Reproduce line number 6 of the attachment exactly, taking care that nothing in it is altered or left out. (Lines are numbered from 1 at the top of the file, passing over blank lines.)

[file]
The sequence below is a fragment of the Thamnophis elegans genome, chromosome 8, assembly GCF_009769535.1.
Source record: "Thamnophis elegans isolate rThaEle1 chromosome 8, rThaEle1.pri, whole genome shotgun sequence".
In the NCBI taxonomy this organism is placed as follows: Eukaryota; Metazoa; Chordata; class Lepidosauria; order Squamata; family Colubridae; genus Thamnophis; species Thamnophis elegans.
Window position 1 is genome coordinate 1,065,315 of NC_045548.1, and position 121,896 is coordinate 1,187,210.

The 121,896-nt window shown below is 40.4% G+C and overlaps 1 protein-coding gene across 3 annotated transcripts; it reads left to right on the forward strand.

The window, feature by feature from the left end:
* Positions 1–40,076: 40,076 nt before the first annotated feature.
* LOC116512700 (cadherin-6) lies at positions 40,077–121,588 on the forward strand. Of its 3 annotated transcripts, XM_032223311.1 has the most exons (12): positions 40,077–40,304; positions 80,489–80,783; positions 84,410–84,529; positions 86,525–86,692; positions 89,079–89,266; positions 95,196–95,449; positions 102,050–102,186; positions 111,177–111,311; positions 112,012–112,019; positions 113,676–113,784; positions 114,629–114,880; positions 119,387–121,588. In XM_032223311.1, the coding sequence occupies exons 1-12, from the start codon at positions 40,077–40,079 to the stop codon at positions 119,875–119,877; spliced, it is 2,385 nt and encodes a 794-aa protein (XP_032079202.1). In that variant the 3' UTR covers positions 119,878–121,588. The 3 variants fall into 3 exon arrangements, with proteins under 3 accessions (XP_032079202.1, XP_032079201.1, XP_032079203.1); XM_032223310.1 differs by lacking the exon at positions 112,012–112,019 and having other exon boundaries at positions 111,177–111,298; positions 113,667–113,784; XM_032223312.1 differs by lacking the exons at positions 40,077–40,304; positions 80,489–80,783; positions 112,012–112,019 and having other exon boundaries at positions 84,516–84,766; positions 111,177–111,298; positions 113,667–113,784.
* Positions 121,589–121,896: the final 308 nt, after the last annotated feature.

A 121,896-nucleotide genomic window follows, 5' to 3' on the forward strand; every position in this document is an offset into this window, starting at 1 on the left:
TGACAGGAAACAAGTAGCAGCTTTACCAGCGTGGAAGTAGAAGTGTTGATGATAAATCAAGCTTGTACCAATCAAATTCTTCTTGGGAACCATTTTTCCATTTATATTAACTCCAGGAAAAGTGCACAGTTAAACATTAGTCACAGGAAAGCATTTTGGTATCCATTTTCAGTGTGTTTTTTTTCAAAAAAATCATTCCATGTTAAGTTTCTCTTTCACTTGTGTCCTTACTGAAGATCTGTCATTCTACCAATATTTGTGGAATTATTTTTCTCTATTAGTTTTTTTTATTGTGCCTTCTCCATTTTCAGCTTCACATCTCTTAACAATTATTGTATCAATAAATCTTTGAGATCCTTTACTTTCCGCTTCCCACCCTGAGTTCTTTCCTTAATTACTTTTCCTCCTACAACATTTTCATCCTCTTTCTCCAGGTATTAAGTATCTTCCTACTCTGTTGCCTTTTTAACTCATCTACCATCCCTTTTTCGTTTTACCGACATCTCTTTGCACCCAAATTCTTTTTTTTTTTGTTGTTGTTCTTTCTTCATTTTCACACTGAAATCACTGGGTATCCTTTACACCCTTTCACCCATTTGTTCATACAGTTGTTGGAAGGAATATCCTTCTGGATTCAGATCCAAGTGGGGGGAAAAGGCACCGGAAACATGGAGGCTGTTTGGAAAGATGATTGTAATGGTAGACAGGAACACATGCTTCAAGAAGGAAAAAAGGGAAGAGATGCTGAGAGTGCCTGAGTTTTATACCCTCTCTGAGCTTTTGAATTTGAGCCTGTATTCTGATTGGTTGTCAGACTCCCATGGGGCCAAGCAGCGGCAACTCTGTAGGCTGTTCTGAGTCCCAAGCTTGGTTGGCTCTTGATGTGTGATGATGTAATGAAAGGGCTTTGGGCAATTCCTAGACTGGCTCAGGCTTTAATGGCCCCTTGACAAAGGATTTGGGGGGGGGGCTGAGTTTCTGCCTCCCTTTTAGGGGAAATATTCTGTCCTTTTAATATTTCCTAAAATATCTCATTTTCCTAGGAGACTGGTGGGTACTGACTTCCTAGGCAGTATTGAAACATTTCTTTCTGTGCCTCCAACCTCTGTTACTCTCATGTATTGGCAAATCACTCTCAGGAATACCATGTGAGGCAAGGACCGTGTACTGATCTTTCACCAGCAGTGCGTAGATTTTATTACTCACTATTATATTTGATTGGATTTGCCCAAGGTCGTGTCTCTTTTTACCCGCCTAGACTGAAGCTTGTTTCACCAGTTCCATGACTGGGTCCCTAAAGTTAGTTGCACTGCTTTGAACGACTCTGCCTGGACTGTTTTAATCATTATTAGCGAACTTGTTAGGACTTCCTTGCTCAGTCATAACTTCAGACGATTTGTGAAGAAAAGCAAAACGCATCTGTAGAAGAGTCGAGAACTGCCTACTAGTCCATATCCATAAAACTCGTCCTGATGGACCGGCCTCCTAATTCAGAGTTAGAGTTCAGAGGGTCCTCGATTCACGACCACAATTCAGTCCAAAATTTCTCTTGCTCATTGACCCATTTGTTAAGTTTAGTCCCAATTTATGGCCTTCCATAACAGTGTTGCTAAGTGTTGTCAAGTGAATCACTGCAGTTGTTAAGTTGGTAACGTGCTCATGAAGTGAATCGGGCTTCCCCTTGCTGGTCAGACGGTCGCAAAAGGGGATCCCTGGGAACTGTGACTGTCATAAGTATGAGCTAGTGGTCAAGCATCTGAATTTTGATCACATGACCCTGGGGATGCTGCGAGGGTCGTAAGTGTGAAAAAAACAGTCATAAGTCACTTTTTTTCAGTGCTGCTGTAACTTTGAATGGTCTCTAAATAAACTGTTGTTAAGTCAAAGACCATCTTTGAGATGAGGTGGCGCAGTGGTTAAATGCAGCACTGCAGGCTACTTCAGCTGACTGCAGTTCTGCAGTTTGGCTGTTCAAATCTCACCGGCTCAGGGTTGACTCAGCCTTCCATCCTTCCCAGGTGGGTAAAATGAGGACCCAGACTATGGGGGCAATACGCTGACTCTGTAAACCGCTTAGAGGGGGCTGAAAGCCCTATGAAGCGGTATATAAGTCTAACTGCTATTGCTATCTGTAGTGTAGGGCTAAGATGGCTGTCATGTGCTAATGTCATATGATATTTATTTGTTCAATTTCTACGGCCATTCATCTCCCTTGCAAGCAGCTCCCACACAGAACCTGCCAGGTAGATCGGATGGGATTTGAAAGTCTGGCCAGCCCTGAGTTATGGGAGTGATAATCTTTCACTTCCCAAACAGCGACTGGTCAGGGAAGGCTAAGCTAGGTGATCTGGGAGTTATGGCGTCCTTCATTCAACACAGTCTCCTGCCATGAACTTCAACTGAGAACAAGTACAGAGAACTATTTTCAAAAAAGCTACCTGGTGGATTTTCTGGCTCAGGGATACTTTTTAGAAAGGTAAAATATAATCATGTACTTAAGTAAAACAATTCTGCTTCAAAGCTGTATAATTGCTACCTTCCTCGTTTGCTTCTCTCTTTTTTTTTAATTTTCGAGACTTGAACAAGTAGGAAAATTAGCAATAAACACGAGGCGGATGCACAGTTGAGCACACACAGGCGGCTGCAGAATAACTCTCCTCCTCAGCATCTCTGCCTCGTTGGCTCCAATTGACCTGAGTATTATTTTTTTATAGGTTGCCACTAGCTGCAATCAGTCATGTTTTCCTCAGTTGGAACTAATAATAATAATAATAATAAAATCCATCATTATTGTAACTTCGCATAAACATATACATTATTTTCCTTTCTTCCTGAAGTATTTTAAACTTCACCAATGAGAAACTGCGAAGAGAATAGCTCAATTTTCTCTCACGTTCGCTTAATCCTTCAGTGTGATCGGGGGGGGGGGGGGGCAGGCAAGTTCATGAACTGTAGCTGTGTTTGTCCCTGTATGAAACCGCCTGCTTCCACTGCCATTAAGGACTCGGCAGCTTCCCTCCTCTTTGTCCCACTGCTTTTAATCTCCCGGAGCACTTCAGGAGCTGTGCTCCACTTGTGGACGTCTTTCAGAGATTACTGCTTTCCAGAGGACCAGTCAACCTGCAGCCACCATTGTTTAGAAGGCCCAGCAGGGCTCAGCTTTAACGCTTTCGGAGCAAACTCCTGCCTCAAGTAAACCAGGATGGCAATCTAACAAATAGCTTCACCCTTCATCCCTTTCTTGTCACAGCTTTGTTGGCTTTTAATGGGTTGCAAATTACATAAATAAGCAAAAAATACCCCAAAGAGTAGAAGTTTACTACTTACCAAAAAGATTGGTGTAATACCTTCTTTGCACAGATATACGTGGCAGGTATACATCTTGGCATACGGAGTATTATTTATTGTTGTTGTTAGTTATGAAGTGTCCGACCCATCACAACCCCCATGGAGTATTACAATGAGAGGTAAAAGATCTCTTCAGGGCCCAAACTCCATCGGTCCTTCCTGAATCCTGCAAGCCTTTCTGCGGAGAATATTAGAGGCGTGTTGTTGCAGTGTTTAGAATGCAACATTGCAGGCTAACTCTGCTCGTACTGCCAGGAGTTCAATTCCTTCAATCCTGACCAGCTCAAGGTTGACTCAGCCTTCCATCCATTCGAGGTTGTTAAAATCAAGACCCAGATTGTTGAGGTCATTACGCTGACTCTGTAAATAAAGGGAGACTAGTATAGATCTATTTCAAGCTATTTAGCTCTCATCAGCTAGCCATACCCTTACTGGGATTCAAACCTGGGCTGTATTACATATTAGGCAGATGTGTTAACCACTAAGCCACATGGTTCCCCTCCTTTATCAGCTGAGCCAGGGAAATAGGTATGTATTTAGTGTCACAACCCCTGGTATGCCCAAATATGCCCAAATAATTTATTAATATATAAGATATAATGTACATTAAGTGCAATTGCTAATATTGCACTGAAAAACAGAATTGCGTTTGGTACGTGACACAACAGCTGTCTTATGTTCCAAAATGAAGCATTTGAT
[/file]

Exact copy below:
The window, feature by feature from the left end: